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Huevos en Cemitas

A couple of years ago, I found a recipe for eggs baked in brioche that I decided to make for Mother’s Day.  It went over better than I’d hoped since it reminded my Mom of a breakfast she’d loved as a little girl in Cuba.  Not having had it since then, she vaguely remembered ham and béchamel sauce added to eggs baked in rolls called cemitas.  I was especially curious since I’d always thought of traditional Cuban breakfast as pressed pan cubano and cafe con leche.  A few weeks ago, a friend lent me her copy of the book Cuban Cookery by Blanche Z. De Baralt.  An American who lived in Europe and studied at Packer Collegiate, a few blocks away from where I live now, she moved to Havana at the turn of the century  with her husband, a Cuban doctor.  Published in 1931, I fell in love with the combination of her Edith Wharton English with her use of “our” and “we” to describe traditional Cuban food.  She’d clearly gone native, and I liked her that much more for it.  When I found her notes on Huevos en Cemitas or Eggs in Rolls – a  hollowed out breakfast roll filled with chopped meat, petits pois, and cream sauce topped with a raw egg and baked till set – I knew I’d found my mother’s missing recipe.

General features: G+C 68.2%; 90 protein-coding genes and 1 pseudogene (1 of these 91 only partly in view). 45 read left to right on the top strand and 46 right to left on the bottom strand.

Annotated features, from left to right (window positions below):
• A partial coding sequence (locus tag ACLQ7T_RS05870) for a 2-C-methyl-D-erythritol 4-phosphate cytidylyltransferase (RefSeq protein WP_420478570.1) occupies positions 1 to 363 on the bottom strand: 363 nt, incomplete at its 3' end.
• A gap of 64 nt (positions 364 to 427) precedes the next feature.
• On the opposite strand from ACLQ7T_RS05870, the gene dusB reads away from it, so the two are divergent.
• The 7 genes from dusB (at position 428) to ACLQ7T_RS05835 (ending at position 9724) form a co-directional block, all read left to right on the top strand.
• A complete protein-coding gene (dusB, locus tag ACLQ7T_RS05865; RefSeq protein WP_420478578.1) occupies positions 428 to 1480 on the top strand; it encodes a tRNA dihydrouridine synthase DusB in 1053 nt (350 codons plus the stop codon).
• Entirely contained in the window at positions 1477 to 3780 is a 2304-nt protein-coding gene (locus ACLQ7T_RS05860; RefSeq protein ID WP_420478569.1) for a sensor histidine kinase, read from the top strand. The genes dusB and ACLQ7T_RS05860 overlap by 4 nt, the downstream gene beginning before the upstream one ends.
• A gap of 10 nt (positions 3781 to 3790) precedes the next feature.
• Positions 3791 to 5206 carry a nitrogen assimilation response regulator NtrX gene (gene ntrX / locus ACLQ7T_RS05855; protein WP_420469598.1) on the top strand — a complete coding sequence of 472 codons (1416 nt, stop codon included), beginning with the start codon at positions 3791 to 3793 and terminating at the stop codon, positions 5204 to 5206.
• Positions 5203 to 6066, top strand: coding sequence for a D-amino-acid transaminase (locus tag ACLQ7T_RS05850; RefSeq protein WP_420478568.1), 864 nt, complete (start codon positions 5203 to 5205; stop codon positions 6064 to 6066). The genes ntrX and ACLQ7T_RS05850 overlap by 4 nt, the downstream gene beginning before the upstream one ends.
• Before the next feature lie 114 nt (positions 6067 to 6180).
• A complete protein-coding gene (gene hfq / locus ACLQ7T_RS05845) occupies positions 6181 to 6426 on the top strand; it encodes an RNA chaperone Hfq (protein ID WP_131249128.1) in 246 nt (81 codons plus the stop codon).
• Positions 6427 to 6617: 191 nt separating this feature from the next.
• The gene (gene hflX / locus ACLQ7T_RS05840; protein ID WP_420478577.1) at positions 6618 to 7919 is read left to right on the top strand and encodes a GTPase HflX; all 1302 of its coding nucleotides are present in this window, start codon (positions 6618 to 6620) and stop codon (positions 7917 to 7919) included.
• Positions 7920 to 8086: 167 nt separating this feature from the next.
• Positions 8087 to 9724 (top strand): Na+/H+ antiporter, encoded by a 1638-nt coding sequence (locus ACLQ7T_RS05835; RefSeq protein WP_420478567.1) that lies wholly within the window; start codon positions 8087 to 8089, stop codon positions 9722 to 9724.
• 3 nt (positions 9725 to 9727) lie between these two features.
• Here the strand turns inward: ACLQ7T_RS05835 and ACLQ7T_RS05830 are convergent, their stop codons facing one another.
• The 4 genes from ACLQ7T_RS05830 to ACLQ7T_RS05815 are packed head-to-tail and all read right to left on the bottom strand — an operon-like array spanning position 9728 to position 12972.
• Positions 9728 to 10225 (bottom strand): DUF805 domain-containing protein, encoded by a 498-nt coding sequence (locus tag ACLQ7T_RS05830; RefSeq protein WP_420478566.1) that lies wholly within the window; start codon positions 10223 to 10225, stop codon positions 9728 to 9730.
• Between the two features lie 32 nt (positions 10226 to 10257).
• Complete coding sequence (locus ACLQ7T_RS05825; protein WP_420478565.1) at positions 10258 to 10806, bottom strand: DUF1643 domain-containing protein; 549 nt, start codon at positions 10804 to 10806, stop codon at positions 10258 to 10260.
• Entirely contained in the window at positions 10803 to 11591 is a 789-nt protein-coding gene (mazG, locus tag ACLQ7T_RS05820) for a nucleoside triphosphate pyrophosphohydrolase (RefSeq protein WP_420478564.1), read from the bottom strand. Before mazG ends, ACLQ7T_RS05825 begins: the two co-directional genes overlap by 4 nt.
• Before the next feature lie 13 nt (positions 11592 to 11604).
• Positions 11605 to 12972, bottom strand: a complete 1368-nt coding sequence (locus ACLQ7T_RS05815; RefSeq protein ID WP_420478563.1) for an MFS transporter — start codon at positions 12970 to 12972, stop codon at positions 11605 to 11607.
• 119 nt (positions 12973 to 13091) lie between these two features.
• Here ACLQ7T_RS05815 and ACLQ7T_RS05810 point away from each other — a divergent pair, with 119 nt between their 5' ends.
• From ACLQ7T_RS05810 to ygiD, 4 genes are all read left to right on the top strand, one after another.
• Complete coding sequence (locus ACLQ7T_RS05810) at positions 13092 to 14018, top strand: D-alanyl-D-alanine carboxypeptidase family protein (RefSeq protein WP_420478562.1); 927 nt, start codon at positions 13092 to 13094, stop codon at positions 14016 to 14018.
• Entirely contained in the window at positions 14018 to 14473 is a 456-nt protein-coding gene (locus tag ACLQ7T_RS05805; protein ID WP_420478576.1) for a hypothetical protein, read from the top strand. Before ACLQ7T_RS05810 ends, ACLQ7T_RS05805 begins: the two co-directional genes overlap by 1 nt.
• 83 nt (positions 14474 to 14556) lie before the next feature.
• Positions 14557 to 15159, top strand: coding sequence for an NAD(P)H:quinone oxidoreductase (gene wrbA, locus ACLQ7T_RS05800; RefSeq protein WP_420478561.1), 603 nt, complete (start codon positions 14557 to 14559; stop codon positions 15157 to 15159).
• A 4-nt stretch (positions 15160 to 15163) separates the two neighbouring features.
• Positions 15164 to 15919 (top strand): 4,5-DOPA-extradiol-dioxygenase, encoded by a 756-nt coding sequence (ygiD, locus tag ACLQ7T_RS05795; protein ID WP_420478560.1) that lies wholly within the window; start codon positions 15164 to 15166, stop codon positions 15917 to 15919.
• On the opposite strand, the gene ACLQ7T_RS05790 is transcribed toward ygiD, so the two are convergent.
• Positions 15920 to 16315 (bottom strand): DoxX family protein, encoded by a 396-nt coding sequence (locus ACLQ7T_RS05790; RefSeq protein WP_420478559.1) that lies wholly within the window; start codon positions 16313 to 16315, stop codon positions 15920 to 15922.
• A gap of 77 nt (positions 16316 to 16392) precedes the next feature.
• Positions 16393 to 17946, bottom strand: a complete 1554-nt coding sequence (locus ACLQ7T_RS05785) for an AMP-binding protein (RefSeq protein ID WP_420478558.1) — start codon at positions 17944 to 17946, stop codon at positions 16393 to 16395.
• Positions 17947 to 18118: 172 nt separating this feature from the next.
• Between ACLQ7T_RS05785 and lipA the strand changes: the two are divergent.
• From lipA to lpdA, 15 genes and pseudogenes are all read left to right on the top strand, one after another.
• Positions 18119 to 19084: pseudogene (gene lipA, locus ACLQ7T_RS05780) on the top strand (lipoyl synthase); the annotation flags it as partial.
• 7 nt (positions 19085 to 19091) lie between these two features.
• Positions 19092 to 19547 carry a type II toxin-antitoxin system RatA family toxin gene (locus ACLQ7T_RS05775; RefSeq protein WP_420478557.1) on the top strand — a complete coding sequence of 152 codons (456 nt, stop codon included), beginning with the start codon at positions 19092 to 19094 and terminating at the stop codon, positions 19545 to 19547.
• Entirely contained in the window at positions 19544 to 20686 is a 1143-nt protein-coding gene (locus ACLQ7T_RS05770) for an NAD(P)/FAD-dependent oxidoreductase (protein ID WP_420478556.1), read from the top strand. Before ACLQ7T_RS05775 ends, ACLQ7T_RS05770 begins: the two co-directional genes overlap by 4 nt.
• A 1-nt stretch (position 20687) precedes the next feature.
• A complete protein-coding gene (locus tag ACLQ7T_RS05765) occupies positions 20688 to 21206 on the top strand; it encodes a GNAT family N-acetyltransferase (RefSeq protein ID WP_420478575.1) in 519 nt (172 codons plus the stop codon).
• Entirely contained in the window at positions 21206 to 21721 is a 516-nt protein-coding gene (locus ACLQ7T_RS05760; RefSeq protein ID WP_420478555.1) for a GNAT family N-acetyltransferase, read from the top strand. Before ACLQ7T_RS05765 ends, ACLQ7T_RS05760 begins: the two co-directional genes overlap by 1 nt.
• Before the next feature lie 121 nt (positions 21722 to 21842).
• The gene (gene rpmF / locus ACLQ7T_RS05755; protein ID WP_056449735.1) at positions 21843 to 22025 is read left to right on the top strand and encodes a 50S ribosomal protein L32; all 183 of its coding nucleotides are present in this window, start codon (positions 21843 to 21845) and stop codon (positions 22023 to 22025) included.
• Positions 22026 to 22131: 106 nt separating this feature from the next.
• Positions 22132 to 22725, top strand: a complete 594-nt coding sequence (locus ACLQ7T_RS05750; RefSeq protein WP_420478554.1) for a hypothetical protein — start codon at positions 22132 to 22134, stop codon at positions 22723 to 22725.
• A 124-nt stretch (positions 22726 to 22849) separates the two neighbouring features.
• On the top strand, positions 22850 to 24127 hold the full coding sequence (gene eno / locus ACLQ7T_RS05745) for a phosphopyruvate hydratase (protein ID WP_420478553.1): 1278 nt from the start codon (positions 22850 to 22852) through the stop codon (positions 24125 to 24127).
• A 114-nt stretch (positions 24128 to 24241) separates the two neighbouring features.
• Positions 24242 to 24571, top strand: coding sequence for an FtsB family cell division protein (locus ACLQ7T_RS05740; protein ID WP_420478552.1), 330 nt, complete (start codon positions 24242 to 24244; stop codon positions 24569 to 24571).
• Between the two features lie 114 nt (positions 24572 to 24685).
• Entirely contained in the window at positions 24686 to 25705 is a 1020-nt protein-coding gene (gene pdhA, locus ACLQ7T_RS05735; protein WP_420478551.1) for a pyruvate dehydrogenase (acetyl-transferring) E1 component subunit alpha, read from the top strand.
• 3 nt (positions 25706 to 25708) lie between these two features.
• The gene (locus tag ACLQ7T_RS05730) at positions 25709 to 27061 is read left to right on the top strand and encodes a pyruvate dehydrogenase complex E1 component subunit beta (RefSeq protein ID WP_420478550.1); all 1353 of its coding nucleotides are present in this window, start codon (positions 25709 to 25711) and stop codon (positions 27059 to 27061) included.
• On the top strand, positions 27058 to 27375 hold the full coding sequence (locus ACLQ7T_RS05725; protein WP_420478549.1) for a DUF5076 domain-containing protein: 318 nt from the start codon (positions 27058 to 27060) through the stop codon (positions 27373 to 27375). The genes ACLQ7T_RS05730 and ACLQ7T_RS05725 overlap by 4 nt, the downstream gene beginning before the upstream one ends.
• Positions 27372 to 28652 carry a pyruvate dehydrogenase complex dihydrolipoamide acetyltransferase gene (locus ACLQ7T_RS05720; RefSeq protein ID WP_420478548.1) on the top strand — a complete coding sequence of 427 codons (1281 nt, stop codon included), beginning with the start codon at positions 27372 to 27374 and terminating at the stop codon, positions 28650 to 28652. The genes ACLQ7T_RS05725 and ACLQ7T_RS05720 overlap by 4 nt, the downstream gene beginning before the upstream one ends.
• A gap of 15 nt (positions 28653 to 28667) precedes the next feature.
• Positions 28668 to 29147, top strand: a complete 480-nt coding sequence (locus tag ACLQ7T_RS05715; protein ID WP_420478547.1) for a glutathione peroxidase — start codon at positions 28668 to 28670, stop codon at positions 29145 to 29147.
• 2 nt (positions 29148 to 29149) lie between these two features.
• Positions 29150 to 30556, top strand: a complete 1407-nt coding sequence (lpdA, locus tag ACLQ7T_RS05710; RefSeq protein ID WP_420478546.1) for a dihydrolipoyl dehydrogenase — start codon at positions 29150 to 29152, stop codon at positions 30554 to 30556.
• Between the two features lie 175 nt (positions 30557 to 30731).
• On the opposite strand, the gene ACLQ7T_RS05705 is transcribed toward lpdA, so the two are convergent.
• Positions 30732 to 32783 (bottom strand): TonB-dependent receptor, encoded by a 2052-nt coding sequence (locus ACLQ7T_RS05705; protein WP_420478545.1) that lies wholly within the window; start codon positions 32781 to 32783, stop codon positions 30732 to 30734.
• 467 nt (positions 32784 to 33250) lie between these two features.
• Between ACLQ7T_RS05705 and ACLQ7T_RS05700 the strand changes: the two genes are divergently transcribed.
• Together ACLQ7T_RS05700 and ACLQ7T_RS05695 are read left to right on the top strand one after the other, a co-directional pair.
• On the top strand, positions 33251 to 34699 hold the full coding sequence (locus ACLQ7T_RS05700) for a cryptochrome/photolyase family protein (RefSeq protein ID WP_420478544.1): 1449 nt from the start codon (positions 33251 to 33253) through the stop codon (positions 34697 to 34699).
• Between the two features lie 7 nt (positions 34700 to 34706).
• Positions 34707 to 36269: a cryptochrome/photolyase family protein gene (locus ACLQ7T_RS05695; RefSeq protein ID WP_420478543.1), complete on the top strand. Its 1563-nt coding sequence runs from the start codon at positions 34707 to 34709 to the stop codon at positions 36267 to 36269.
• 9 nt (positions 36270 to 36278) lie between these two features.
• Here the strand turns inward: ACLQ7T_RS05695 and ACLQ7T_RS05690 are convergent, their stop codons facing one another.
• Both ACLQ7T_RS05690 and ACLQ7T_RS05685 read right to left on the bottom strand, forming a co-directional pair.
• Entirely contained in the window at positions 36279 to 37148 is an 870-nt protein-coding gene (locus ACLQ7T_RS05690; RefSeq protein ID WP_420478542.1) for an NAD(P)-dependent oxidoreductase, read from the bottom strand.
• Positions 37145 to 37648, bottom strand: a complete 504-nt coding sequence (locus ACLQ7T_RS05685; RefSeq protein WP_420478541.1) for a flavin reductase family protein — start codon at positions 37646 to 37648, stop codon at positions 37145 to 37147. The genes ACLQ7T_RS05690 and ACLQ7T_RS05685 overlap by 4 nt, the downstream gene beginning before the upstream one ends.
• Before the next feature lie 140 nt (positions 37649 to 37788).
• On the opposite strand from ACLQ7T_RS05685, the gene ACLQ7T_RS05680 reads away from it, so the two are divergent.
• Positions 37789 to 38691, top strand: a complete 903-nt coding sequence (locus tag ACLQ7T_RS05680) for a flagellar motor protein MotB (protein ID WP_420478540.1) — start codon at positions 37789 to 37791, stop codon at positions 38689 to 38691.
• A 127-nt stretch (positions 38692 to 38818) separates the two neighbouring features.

Here’s a brief description of how it went:

Deciding it was a  good excuse for green eggs and ham, I went to the farmer’s market early to secure a dozen.  Slightly richer than regular eggs, I try to buy them once every summer in honor of the Araucana chicken that gives herself the luxury of laying pastel colored eggs.

The béchamel sauce came together quickly.  The tricky part was making the brioche.  Though any round roll would work, I made my own brioche rolls from the Joy of Cooking.  I’ve only made them once before and  it was a clumsy effort, but did I learn that anything with that much butter works out in the end.

I set the rolls in ramekins to bake at 350 degrees till the eggs were set, about 10-15 minutes.  The result was close to croque madame but with sweeter bread, a croque señorita perhaps?  More importantly, they were the way my mother remembered them.

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